The product may not do five other things, and that's a problem... but in its current state it works. When that isn't the case, when the customer says, "Oh, right in the middle of this I expected it to do this, and it doesn't..." then that customer gets no value.

That's not good. Forget great. That's not even good.

If you know your customers, you know when you are achieving a complete unit of work. Ultimately your customers help you define and build something that is good--and then you can use their feedback, and your own ideas, to make it great.

One last culture question. You announced a commitment to deliver 100,000 total employee volunteer hours to local Indianapolis nonprofits this year as part of the company's 1-1-1 corporate philanthropy model. That's a huge statement not just on company values but on the culture you want to maintain.

There are so many ways to reflect on that, but ultimately, i's just the right thing to do. We do it without expectation of benefit, but the benefits are so great.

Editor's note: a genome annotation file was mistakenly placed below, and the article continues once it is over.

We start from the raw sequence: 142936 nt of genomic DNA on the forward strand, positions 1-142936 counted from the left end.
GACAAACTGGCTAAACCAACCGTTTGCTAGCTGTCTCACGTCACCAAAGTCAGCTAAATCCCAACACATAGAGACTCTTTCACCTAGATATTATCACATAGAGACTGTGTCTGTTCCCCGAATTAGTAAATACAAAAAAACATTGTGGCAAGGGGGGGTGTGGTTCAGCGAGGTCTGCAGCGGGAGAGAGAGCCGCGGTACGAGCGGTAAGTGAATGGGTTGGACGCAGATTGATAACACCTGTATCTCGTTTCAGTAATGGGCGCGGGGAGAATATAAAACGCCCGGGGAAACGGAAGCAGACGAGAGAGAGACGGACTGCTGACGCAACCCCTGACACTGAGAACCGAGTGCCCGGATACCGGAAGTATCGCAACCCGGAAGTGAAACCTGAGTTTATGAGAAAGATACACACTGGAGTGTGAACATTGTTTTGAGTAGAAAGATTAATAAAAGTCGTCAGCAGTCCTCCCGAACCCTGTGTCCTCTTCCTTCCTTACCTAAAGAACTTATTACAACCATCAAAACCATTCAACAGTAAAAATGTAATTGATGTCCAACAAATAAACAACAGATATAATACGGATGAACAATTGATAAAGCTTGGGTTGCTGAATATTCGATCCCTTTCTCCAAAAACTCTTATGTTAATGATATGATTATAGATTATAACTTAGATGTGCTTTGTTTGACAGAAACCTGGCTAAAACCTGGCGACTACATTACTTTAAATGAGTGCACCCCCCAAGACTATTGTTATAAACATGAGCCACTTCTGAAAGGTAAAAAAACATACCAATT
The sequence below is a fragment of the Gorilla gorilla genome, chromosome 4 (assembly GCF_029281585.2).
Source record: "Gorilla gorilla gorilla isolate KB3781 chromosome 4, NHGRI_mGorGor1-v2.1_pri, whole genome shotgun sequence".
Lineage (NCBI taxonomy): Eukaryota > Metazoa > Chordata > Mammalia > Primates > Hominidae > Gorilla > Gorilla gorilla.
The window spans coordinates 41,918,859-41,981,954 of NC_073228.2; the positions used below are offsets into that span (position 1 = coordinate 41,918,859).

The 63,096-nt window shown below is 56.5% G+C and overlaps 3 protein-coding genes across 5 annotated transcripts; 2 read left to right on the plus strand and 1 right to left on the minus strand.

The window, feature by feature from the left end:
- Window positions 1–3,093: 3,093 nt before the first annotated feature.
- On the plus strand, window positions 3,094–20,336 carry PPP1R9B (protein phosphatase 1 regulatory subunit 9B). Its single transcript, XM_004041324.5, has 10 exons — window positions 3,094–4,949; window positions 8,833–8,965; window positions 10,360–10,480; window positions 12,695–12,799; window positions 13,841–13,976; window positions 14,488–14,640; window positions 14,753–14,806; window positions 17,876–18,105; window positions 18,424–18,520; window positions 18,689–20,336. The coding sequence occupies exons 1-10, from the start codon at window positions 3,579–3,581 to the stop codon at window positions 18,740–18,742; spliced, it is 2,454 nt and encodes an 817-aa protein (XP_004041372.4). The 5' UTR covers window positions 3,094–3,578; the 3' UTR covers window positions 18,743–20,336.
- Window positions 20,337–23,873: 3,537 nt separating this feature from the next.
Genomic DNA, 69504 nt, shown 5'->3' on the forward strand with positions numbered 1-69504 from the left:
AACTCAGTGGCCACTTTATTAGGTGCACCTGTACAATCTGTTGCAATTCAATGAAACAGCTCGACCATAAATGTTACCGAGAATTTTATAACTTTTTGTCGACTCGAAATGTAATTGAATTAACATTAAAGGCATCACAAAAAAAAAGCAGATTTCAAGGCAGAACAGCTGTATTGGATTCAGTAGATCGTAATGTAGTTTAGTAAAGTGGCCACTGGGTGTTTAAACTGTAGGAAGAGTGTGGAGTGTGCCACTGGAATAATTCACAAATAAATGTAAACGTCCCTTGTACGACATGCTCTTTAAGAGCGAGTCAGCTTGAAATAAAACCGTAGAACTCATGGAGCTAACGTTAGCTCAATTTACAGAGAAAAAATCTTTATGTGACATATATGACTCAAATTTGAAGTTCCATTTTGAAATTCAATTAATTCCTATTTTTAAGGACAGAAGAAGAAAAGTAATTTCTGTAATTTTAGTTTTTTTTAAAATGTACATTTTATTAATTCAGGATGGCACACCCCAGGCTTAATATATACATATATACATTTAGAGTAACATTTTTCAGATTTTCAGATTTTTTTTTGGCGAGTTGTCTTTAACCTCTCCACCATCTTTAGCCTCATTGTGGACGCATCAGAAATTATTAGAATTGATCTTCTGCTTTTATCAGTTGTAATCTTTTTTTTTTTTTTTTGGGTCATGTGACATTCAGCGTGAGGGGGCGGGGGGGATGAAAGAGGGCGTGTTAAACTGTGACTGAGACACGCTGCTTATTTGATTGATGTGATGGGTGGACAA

For example, there's this whole question of whether millennials are loyal to companies or to causes. We can make the argument that a lot of millennials are loyal to causes, and being connected with something that makes the world better is important to them... so if an employer can help facilitate a connection to a cause, that's important.

But even if that wasn't true, it's still the right thing to do, We would still do it.

The right thing to do is the right thing to do on multiple levels.